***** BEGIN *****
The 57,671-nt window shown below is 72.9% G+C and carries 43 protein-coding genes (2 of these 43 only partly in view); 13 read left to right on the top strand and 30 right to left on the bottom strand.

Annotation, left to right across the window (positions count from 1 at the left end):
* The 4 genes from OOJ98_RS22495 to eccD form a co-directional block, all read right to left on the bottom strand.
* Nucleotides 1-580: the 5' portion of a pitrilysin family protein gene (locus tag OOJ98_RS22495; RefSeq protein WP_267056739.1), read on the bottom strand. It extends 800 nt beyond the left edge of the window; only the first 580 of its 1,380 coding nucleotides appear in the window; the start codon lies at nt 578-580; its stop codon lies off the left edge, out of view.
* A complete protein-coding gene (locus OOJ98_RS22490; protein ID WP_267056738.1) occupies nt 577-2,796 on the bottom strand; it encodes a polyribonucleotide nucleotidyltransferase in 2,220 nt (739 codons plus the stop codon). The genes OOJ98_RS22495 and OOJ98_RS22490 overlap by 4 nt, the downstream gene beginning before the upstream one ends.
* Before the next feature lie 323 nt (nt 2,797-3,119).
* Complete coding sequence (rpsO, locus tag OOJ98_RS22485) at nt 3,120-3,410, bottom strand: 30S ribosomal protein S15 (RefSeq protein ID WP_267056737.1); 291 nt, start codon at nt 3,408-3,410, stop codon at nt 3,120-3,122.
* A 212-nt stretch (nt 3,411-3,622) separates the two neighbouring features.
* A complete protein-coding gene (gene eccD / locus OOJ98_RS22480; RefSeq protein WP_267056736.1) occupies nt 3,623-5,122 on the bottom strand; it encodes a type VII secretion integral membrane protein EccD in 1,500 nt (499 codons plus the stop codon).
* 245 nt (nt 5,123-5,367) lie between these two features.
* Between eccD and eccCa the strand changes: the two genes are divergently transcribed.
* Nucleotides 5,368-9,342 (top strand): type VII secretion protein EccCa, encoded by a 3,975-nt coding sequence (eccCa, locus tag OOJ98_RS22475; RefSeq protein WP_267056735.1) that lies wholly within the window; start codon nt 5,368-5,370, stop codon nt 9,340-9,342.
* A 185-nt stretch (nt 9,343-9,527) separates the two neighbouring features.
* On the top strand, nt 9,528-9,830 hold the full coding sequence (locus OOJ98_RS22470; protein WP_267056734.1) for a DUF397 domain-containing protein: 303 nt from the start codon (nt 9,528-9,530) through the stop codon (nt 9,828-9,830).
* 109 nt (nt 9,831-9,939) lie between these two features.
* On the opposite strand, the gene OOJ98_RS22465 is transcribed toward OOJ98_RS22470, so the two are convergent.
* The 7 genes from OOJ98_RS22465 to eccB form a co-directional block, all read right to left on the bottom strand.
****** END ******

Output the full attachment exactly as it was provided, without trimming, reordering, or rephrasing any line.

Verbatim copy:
The 57,671-nt window shown below is 72.9% G+C and carries 43 protein-coding genes (2 of these 43 only partly in view); 13 read left to right on the top strand and 30 right to left on the bottom strand.

Annotation, left to right across the window (positions count from 1 at the left end):
* The 4 genes from OOJ98_RS22495 to eccD form a co-directional block, all read right to left on the bottom strand.
* Nucleotides 1-580: the 5' portion of a pitrilysin family protein gene (locus tag OOJ98_RS22495; RefSeq protein WP_267056739.1), read on the bottom strand. It extends 800 nt beyond the left edge of the window; only the first 580 of its 1,380 coding nucleotides appear in the window; the start codon lies at nt 578-580; its stop codon lies off the left edge, out of view.
* A complete protein-coding gene (locus OOJ98_RS22490; protein ID WP_267056738.1) occupies nt 577-2,796 on the bottom strand; it encodes a polyribonucleotide nucleotidyltransferase in 2,220 nt (739 codons plus the stop codon). The genes OOJ98_RS22495 and OOJ98_RS22490 overlap by 4 nt, the downstream gene beginning before the upstream one ends.
* Before the next feature lie 323 nt (nt 2,797-3,119).
* Complete coding sequence (rpsO, locus tag OOJ98_RS22485) at nt 3,120-3,410, bottom strand: 30S ribosomal protein S15 (RefSeq protein ID WP_267056737.1); 291 nt, start codon at nt 3,408-3,410, stop codon at nt 3,120-3,122.
* A 212-nt stretch (nt 3,411-3,622) separates the two neighbouring features.
* A complete protein-coding gene (gene eccD / locus OOJ98_RS22480; RefSeq protein WP_267056736.1) occupies nt 3,623-5,122 on the bottom strand; it encodes a type VII secretion integral membrane protein EccD in 1,500 nt (499 codons plus the stop codon).
* 245 nt (nt 5,123-5,367) lie between these two features.
* Between eccD and eccCa the strand changes: the two genes are divergently transcribed.
* Nucleotides 5,368-9,342 (top strand): type VII secretion protein EccCa, encoded by a 3,975-nt coding sequence (eccCa, locus tag OOJ98_RS22475; RefSeq protein WP_267056735.1) that lies wholly within the window; start codon nt 5,368-5,370, stop codon nt 9,340-9,342.
* A 185-nt stretch (nt 9,343-9,527) separates the two neighbouring features.
* On the top strand, nt 9,528-9,830 hold the full coding sequence (locus OOJ98_RS22470; protein WP_267056734.1) for a DUF397 domain-containing protein: 303 nt from the start codon (nt 9,528-9,530) through the stop codon (nt 9,828-9,830).
* 109 nt (nt 9,831-9,939) lie between these two features.
* On the opposite strand, the gene OOJ98_RS22465 is transcribed toward OOJ98_RS22470, so the two are convergent.
* The 7 genes from OOJ98_RS22465 to eccB form a co-directional block, all read right to left on the bottom strand.